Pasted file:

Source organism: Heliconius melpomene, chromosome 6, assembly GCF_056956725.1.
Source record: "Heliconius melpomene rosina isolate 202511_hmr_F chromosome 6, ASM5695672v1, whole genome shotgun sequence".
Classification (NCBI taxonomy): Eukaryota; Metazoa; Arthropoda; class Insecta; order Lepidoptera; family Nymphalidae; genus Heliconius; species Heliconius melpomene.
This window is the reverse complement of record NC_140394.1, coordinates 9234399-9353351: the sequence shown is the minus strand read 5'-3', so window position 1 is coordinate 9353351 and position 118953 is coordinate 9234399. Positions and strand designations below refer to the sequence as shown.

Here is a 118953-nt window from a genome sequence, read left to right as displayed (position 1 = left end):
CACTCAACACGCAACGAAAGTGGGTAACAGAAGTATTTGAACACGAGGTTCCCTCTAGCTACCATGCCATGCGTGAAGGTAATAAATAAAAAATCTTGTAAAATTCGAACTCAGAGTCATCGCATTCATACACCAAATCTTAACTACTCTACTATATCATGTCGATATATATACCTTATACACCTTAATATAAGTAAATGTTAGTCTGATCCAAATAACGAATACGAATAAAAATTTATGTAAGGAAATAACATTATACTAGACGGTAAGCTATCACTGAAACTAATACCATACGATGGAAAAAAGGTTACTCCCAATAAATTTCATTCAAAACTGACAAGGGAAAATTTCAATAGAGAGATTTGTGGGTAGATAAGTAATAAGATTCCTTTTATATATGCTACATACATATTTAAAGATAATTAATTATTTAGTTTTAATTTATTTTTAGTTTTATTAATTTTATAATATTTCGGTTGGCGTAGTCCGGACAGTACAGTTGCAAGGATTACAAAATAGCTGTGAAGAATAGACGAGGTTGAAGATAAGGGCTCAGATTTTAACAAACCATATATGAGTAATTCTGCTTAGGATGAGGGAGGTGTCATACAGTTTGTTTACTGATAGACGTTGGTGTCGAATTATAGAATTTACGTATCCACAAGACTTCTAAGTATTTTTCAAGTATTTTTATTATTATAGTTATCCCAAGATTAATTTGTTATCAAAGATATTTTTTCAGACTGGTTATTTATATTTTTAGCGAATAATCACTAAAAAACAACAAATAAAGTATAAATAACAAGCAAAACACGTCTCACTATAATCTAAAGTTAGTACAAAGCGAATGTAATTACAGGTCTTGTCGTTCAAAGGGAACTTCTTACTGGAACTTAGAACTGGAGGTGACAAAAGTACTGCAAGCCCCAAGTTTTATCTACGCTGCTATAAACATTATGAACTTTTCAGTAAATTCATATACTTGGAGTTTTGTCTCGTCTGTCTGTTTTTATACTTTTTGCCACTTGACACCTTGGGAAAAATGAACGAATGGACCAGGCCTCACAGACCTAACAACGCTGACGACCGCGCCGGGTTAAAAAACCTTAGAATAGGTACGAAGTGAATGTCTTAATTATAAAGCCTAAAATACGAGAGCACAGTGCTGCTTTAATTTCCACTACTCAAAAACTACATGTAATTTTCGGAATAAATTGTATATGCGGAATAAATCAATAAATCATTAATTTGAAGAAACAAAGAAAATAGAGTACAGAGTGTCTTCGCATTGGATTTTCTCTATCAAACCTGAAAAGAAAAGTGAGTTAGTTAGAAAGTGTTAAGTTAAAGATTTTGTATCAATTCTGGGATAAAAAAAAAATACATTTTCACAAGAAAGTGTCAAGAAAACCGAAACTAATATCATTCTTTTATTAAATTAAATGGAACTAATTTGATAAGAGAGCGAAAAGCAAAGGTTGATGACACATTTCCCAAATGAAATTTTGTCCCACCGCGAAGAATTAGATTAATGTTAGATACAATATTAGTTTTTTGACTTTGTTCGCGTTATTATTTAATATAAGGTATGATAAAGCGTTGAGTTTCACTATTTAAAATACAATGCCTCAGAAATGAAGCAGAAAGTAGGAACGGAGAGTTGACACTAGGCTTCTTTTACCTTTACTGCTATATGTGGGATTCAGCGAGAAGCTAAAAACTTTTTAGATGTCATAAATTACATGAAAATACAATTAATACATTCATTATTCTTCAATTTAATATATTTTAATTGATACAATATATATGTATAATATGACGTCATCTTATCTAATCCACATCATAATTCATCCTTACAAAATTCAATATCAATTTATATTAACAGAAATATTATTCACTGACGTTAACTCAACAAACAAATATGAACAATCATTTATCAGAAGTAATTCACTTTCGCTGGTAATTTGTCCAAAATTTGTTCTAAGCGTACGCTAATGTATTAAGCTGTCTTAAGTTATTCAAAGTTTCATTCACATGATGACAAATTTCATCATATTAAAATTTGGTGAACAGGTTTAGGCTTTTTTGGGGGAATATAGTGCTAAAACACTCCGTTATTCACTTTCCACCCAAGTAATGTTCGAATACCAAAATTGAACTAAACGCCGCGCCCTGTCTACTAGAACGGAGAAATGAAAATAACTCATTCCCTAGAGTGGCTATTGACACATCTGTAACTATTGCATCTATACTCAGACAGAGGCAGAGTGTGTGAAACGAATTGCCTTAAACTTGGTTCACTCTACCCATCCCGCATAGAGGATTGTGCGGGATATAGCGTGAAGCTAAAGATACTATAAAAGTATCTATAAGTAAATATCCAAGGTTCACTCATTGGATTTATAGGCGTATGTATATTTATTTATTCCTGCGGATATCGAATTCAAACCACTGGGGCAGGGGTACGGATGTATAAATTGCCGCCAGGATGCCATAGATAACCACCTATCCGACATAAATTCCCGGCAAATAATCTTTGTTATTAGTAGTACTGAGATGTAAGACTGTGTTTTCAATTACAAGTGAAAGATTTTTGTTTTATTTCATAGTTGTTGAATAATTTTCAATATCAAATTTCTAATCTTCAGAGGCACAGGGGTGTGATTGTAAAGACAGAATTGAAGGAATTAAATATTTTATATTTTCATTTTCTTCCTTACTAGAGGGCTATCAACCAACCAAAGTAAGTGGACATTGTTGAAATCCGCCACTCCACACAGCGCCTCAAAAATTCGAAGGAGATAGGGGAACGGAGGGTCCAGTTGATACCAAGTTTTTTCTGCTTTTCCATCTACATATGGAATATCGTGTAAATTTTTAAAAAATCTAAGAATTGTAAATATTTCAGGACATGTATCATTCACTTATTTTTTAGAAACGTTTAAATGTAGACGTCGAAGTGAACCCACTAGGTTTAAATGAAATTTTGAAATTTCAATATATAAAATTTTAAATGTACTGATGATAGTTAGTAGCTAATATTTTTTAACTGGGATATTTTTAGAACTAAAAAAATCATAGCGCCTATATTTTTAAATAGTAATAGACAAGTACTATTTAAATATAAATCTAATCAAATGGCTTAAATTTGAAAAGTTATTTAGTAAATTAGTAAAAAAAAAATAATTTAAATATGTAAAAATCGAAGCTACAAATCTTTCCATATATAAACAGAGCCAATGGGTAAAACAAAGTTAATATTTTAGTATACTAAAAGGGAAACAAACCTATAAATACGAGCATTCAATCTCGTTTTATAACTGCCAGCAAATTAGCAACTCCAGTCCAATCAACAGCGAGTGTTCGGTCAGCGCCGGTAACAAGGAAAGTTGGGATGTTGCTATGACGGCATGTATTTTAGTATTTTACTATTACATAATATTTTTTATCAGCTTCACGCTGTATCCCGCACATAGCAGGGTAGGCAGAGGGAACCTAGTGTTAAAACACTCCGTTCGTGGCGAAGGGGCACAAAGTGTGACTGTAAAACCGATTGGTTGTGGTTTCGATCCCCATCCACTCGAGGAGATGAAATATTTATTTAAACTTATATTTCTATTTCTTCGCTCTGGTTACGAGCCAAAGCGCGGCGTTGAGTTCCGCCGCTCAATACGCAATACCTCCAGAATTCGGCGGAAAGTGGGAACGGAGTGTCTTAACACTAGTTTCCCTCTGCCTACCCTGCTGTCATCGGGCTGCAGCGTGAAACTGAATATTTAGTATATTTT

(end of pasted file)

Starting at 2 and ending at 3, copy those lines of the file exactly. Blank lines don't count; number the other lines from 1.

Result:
Source record: "Heliconius melpomene rosina isolate 202511_hmr_F chromosome 6, ASM5695672v1, whole genome shotgun sequence".
Classification (NCBI taxonomy): Eukaryota; Metazoa; Arthropoda; class Insecta; order Lepidoptera; family Nymphalidae; genus Heliconius; species Heliconius melpomene.